[Numpy-discussion] how to do this efficiently?

Bruce Southey bsouthey at gmail.com
Wed Feb 9 11:39:03 EST 2011

On 02/09/2011 10:17 AM, Zachary Pincus wrote:
>>> As before, the line below does what you said you need, though not
>>> maximally efficiently. (Try it in an interpreter...) There may be
>>> another way in numpy that doesn't rely on constructing the index
>>> array, but this is the first thing that came to mind.
>>> last_greater = numpy.arange(arr.shape)[arr>= T][-1]
>>> Let's unpack that dense line a bit:
>>> mask = arr>= T
>>> indices = numpy.arange(arr.shape)
>>> above_threshold_indices = indices[mask]
>>> last_above_threshold_index = above_threshold_indices[-1]
>>> Does this make sense?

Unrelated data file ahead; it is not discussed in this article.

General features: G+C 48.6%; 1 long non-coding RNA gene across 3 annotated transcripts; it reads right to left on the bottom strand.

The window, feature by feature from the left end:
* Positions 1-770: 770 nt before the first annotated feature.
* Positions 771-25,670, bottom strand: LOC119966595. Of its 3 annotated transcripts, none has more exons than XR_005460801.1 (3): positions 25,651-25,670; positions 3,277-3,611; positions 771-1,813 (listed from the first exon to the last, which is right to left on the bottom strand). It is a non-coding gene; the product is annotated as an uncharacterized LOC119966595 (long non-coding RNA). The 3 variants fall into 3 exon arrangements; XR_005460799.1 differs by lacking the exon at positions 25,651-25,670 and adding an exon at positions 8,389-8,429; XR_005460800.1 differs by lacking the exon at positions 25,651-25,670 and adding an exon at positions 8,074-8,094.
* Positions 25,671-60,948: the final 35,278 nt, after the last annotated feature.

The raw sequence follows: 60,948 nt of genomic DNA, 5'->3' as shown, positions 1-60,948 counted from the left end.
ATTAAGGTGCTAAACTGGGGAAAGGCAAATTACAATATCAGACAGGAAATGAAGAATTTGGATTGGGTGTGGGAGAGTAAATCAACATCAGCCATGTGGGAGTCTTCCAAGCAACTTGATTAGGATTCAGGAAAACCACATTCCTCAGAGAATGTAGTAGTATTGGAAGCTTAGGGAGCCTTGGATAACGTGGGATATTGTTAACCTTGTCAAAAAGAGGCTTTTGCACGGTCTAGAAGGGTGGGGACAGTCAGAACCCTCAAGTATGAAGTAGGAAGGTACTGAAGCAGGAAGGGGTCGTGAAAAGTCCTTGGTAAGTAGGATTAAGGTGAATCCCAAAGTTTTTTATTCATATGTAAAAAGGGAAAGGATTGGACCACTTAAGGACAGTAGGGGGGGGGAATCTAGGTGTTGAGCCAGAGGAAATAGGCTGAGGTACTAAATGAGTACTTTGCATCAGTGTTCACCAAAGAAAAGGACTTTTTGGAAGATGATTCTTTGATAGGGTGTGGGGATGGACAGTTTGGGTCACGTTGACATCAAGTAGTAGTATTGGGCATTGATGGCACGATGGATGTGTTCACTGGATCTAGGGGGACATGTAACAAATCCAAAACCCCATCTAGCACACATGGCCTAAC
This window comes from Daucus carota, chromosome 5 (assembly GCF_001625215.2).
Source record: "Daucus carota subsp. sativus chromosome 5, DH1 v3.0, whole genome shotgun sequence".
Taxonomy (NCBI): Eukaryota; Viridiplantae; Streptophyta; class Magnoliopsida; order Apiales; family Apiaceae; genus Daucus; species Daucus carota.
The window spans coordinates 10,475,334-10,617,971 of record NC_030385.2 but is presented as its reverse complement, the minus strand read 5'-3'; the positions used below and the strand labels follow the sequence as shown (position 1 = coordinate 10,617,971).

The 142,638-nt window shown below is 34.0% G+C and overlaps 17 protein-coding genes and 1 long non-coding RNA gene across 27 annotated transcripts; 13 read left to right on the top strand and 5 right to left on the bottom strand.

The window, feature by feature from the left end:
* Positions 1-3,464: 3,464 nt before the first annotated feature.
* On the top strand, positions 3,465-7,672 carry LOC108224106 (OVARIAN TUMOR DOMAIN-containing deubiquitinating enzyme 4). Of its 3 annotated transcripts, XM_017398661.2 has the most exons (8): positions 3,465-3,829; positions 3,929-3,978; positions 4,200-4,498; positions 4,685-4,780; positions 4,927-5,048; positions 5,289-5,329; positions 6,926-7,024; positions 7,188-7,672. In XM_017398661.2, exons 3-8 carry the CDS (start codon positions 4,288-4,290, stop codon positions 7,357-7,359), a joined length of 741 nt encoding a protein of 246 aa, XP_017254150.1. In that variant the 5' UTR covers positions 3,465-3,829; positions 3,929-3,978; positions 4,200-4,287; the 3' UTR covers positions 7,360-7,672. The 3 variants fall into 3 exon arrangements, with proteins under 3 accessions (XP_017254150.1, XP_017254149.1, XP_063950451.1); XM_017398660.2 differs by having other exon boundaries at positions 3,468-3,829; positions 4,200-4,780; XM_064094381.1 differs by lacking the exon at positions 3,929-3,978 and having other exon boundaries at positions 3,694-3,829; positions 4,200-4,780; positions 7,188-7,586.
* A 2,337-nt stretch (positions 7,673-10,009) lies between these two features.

>> This assumes monotonicity. Is that allowed?
> The twice-stated problem was:
>> In a 1-d array, find the first point where all subsequent points
>> have values less than a threshold, T.
> So that should do the trick... Though Alan's argmax solution is
> definitely a better one than indexing an indices array. Same logic and
> result though, just more compact.
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This is similar to Zachary's as it just uses 'np.where'.

 >>> x=np.array([5,4,3,6,7,3,2,1])
 >>> x
array([5, 4, 3, 6, 7, 3, 2, 1])
 >>> np.argmax(x>5) # doesn't appear to be correct
 >>> np.where(x>5)[0][-1]#since np.where gives a tuple and you need the 
last element

This should give the index where all subsequent points are less than 
some threshold. However, this and  Zachary's version fail when if all 
points are lower than the threshold (eg T=10 in this array).


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